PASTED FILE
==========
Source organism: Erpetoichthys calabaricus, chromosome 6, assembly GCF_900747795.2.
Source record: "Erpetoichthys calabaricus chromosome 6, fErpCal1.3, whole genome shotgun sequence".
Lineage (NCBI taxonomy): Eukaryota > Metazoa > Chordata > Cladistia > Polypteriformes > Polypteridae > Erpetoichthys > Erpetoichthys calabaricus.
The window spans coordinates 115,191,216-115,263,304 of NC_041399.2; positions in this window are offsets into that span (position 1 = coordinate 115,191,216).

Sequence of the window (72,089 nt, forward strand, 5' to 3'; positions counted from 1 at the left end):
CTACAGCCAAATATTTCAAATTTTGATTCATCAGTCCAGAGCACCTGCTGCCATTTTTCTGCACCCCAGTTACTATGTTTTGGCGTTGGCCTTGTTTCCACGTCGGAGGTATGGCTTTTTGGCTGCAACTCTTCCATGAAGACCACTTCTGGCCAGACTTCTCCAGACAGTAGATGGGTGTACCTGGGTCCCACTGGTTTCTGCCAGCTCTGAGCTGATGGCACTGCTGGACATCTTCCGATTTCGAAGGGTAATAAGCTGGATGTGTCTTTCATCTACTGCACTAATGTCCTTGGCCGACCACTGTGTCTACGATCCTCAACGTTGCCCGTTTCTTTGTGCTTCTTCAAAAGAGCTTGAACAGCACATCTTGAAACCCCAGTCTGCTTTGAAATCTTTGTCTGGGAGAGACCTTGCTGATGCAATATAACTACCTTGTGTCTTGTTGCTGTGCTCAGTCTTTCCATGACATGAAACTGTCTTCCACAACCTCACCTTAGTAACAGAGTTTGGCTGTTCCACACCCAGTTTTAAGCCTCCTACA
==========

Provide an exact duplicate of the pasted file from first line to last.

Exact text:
Source organism: Erpetoichthys calabaricus, chromosome 6, assembly GCF_900747795.2.
Source record: "Erpetoichthys calabaricus chromosome 6, fErpCal1.3, whole genome shotgun sequence".
Lineage (NCBI taxonomy): Eukaryota > Metazoa > Chordata > Cladistia > Polypteriformes > Polypteridae > Erpetoichthys > Erpetoichthys calabaricus.
The window spans coordinates 115,191,216-115,263,304 of NC_041399.2; positions in this window are offsets into that span (position 1 = coordinate 115,191,216).

Sequence of the window (72,089 nt, forward strand, 5' to 3'; positions counted from 1 at the left end):
CTACAGCCAAATATTTCAAATTTTGATTCATCAGTCCAGAGCACCTGCTGCCATTTTTCTGCACCCCAGTTACTATGTTTTGGCGTTGGCCTTGTTTCCACGTCGGAGGTATGGCTTTTTGGCTGCAACTCTTCCATGAAGACCACTTCTGGCCAGACTTCTCCAGACAGTAGATGGGTGTACCTGGGTCCCACTGGTTTCTGCCAGCTCTGAGCTGATGGCACTGCTGGACATCTTCCGATTTCGAAGGGTAATAAGCTGGATGTGTCTTTCATCTACTGCACTAATGTCCTTGGCCGACCACTGTGTCTACGATCCTCAACGTTGCCCGTTTCTTTGTGCTTCTTCAAAAGAGCTTGAACAGCACATCTTGAAACCCCAGTCTGCTTTGAAATCTTTGTCTGGGAGAGACCTTGCTGATGCAATATAACTACCTTGTGTCTTGTTGCTGTGCTCAGTCTTTCCATGACATGAAACTGTCTTCCACAACCTCACCTTAGTAACAGAGTTTGGCTGTTCCACACCCAGTTTTAAGCCTCCTACA